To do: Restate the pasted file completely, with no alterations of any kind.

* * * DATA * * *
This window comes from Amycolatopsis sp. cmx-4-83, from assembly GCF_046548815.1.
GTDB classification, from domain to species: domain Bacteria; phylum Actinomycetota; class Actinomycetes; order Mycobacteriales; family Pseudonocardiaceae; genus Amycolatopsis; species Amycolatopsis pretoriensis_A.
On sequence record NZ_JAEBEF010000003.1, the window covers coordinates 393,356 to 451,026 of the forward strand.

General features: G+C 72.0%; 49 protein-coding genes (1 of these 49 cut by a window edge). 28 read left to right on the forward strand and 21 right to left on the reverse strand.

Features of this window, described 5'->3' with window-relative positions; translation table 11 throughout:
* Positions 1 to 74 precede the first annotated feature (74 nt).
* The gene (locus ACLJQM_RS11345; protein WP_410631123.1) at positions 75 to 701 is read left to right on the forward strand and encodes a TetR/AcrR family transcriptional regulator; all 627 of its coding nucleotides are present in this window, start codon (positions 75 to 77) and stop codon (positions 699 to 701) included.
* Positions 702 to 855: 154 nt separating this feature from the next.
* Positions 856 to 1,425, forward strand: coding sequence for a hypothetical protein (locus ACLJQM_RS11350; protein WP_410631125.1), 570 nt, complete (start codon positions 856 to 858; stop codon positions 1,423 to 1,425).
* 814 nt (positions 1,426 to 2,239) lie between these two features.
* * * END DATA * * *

This window comes from Amycolatopsis sp. cmx-4-83, from assembly GCF_046548815.1.
GTDB classification, from domain to species: domain Bacteria; phylum Actinomycetota; class Actinomycetes; order Mycobacteriales; family Pseudonocardiaceae; genus Amycolatopsis; species Amycolatopsis pretoriensis_A.
On sequence record NZ_JAEBEF010000003.1, the window covers coordinates 393,356 to 451,026 of the forward strand.

General features: G+C 72.0%; 49 protein-coding genes (1 of these 49 cut by a window edge). 28 read left to right on the forward strand and 21 right to left on the reverse strand.

Features of this window, described 5'->3' with window-relative positions; translation table 11 throughout:
* Positions 1 to 74 precede the first annotated feature (74 nt).
* The gene (locus ACLJQM_RS11345; protein WP_410631123.1) at positions 75 to 701 is read left to right on the forward strand and encodes a TetR/AcrR family transcriptional regulator; all 627 of its coding nucleotides are present in this window, start codon (positions 75 to 77) and stop codon (positions 699 to 701) included.
* Positions 702 to 855: 154 nt separating this feature from the next.
* Positions 856 to 1,425, forward strand: coding sequence for a hypothetical protein (locus ACLJQM_RS11350; protein WP_410631125.1), 570 nt, complete (start codon positions 856 to 858; stop codon positions 1,423 to 1,425).
* 814 nt (positions 1,426 to 2,239) lie between these two features.